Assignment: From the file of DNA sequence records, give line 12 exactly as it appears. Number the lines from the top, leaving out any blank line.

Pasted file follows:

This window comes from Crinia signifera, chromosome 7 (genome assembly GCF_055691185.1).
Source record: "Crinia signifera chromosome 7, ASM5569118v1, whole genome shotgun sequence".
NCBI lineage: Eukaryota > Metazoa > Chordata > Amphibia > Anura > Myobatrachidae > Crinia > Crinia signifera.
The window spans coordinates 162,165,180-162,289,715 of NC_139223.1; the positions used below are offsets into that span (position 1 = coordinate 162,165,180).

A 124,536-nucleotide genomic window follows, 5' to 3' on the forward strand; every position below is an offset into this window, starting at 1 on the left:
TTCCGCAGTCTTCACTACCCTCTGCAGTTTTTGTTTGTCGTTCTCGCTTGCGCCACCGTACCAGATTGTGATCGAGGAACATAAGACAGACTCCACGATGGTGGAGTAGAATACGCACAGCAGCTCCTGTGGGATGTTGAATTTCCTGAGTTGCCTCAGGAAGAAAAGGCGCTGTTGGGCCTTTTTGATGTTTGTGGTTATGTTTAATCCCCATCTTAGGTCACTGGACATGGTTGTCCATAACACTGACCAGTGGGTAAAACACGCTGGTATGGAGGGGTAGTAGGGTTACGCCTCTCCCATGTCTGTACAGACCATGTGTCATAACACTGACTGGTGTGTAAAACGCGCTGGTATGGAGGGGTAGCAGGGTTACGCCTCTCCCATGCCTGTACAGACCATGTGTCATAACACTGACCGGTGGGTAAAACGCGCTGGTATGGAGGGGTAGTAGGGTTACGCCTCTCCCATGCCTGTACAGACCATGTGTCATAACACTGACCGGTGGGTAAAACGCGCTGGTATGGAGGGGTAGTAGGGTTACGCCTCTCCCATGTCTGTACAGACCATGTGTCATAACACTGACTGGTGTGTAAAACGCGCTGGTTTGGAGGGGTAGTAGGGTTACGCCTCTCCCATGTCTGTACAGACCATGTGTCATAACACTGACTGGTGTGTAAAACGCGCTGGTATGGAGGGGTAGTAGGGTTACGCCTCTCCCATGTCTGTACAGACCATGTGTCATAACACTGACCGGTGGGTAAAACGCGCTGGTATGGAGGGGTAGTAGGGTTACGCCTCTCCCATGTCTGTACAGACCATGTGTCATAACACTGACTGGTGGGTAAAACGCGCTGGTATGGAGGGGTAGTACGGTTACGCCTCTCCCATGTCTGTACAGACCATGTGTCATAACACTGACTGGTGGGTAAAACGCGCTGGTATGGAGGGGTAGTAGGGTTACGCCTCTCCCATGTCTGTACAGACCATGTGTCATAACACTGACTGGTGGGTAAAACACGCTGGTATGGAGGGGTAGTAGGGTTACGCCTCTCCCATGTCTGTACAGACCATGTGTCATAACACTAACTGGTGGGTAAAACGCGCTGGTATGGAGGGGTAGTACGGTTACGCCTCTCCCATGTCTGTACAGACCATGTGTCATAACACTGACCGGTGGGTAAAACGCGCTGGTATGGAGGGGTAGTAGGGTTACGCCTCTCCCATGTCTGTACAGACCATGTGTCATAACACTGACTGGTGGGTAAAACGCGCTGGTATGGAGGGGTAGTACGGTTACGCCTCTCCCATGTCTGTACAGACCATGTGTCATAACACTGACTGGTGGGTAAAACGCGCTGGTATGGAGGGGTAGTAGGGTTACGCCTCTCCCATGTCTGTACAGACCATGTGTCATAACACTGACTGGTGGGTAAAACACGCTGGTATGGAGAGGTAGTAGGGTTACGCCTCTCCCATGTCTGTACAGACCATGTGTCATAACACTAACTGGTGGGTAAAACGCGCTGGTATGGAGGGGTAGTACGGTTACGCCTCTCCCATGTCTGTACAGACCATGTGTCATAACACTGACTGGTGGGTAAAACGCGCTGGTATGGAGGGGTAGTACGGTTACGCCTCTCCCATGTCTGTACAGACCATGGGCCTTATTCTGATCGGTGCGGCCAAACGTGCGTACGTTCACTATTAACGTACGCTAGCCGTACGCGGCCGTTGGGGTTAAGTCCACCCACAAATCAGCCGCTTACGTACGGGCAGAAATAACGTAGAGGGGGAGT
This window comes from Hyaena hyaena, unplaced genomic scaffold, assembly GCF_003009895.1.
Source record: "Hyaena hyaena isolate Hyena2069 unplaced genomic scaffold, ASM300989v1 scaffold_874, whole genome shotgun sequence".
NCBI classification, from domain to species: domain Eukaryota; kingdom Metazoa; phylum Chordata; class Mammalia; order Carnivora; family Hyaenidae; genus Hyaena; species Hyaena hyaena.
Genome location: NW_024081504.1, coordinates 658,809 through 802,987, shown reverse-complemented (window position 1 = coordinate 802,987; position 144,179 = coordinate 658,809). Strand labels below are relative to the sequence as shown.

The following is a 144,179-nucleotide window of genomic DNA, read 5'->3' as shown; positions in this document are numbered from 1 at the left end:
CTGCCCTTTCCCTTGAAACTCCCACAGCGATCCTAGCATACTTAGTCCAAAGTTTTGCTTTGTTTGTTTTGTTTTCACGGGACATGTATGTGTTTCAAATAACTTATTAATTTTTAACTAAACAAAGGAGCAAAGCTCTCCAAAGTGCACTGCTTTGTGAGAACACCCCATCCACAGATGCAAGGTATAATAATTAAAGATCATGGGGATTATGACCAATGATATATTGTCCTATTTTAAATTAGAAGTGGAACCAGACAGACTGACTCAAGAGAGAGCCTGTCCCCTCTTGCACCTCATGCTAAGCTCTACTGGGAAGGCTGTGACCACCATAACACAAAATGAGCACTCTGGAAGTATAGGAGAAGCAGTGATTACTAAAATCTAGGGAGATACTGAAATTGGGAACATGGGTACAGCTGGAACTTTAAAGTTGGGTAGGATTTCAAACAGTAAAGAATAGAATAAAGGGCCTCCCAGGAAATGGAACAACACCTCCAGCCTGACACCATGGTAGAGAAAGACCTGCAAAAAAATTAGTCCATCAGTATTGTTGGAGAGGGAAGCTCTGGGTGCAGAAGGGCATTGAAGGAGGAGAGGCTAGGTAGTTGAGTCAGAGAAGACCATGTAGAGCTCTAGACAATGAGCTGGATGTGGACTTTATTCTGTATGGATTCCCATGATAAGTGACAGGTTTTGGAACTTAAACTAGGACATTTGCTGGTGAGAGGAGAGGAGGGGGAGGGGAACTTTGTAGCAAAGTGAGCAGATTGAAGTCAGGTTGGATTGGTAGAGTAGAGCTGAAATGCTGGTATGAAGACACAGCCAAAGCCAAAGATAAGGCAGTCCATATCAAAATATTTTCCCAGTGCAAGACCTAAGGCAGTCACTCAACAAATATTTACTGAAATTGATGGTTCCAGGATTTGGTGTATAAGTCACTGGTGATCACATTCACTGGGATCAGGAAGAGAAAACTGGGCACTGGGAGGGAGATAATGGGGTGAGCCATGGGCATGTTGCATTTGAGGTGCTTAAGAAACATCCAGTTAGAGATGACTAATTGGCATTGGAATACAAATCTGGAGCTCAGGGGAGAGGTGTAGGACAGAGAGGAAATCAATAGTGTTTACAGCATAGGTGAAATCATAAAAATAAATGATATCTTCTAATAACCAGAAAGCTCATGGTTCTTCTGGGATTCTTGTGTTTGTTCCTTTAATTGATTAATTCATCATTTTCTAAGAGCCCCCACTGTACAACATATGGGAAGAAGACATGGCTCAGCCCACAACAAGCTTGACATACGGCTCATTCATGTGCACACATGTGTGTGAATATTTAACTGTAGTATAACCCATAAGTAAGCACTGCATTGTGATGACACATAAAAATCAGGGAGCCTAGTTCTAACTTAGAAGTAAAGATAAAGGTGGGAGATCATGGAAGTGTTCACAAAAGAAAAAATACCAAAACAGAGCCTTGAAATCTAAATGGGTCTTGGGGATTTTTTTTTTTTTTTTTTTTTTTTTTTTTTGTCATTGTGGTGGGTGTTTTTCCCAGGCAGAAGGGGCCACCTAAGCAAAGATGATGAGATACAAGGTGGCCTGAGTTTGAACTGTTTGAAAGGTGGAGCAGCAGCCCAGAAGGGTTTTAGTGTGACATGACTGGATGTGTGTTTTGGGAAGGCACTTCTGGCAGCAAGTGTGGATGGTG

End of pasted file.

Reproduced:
CTGCCCTTTCCCTTGAAACTCCCACAGCGATCCTAGCATACTTAGTCCAAAGTTTTGCTTTGTTTGTTTTGTTTTCACGGGACATGTATGTGTTTCAAATAACTTATTAATTTTTAACTAAACAAAGGAGCAAAGCTCTCCAAAGTGCACTGCTTTGTGAGAACACCCCATCCACAGATGCAAGGTATAATAATTAAAGATCATGGGGATTATGACCAATGATATATTGTCCTATTTTAAATTAGAAGTGGAACCAGACAGACTGACTCAAGAGAGAGCCTGTCCCCTCTTGCACCTCATGCTAAGCTCTACTGGGAAGGCTGTGACCACCATAACACAAAATGAGCACTCTGGAAGTATAGGAGAAGCAGTGATTACTAAAATCTAGGGAGATACTGAAATTGGGAACATGGGTACAGCTGGAACTTTAAAGTTGGGTAGGATTTCAAACAGTAAAGAATAGAATAAAGGGCCTCCCAGGAAATGGAACAACACCTCCAGCCTGACACCATGGTAGAGAAAGACCTGCAAAAAAATTAGTCCATCAGTATTGTTGGAGAGGGAAGCTCTGGGTGCAGAAGGGCATTGAAGGAGGAGAGGCTAGGTAGTTGAGTCAGAGAAGACCATGTAGAGCTCTAGACAATGAGCTGGATGTGGACTTTATTCTGTATGGATTCCCATGATAAGTGACAGGTTTTGGAACTTAAACTAGGACATTTGCTGGTGAGAGGAGAGGAGGGGGAGGGGAACTTTGTAGCAAAGTGAGCAGATTGAAGTCAGGTTGGATTGGTAGAGTAGAGCTGAAATGCTGGTATGAAGACACAGCCAAAGCCAAAGATAAGGCAGTCCATATCAAAATATTTTCCCAGTGCAAGACCTAAGGCAGTCACTCAACAAATATTTACTGAAATTGATGGTTCCAGGATTTGGTGTATAAGTCACTGGTGATCACATTCACTGGGATCAGGAAGAGAAAACTGGGCACTGGGAGGGAGATAATGGGGTGAGCCATGGGCATGTTGCATTTGAGGTGCTTAAGAAACATCCAGTTAGAGATGACTAATTGGCATTGGAATACAAATCTGGAGCTCAGGGGAGAGGTGTAGGACAGAGAGGAAATCAATAGTGTTTACAGCATAGGTGAAATCATAAAAATAAATGATATCTTCTAATAACCAGAAAGCTCATGGTTCTTCTGGGATTCTTGTGTTTGTTCCTTTAATTGATTAATTCATCATTTTCTAAGAGCCCCCACTGTACAACATATGGGAAGAAGACATGGCTCAGCCCACAACAAGCTTGACATACGGCTCATTCATGTGCACACATGTGTGTGAATATTTAACTGTAGTATAACCCATAAGTAAGCACTGCATTGTGATGACACATAAAAATCAGGGAGCCTAGTTCTAACTTAGAAGTAAAGATAAAGGTGGGAGATCATGGAAGTGTTCACAAAAGAAAAAATACCAAAACAGAGCCTTGAAATCTAAATGGGTCTTGGGGATTTTTTTTTTTTTTTTTTTTTTTTTTTTTTGTCATTGTGGTGGGTGTTTTTCCCAGGCAGAAGGGGCCACCTAAGCAAAGATGATGAGATACAAGGTGGCCTGAGTTTGAACTGTTTGAAAGGTGGAGCAGCAGCCCAGAAGGGTTTTAGTGTGACATGACTGGATGTGTGTTTTGGGAAGGCACTTCTGGCAGCAAGTGTGGATGGTG